Telemachus: A Character Analysis Essay

989 Words 4 Pages
In the first four books of Homer’s The Odyssey, the character of Telemachus undergoes a dramatic evolution. When Homer first introduces him, he appears to be an unsophisticated youth, wallowing in self-pity. After the goddess Athena intervenes, he becomes, seemingly, a man of courage, strength, and resolve. On closer analysis, however, one remains to wonder if this transformation is genuine. The rapidity of his change in personality and the assistance he requires from the goddess at every stage in his journey suggests that he is not yet a hero in the mold of his father, the great Odysseus.
The reader first finds the character of Telemachus sitting among the suitors in his father’s palace. This seemingly unimportant detail yields
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This can be seen when they address Telemachus after his discourse: “only the gods could teach you to be so high and mighty” (I.441-442). The fact the transformation was so rapid does lead the reader to speculate about how durable a change it really is.
The next task that Athena asks of Telemachus is to prepare for and embark on a journey in search of his father. Any energetic young man would, it seems, jump at the chance to participate in such an adventure, especially if he had been living such a tortured existence and if the gods sanctioned the voyage. Instead, Telemachus proves to be somewhat listless, almost apathetic. This becomes apparent when Athena advises Telemachus to assemble a crew in order to sail to Pylos and to Sparta. Telemachus takes no initiative but simply allows Athena to make the necessary arrangements. She procures a vessel, even though she had expressly asked that he do it. Athena also plans the itinerary for the journey completely. It is difficult to fault Telemachus on this last count, however, because he realizes by this time that she is a goddess and it would be foolish to attempt to alter her plans. Nevertheless, his lack of initiative and decisiveness again leaves one wondering what would happen if he were to undertake such a journey on his own.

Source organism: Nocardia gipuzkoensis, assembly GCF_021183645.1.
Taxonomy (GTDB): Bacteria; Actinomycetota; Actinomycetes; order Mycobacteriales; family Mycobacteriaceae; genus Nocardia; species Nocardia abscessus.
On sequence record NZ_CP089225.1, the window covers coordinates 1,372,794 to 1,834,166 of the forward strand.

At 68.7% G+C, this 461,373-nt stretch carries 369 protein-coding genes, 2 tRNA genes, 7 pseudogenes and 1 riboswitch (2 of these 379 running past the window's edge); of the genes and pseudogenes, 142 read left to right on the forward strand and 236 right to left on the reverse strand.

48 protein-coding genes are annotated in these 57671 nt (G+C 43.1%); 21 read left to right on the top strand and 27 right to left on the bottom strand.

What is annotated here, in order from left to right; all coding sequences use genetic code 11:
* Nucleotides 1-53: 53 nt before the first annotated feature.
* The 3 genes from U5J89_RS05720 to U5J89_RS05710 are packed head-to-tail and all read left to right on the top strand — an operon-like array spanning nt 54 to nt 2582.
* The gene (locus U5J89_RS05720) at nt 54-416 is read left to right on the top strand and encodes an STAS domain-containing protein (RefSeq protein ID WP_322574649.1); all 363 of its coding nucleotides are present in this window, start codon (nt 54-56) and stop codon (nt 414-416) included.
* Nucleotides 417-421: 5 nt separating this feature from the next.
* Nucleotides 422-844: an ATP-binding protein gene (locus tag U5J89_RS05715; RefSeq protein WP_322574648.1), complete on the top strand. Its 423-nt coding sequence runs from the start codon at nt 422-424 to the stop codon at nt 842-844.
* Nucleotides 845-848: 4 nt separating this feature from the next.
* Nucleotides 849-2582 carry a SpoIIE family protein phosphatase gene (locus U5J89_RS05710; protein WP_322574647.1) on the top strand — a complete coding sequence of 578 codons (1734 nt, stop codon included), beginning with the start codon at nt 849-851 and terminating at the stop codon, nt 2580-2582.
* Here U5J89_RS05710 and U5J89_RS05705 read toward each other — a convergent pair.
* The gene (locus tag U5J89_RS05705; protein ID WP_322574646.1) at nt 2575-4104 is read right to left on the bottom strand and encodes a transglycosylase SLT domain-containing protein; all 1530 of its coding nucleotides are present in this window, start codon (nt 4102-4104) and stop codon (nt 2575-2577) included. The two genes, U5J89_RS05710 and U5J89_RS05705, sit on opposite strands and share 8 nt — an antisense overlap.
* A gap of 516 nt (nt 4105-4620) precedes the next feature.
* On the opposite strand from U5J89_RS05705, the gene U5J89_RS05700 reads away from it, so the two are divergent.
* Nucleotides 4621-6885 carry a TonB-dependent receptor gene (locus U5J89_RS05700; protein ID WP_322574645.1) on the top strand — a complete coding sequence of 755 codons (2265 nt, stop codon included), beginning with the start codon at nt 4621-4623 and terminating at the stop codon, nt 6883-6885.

Even Telemachus’ ability to communicate is presented by Homer as so "god-given" that it is, once

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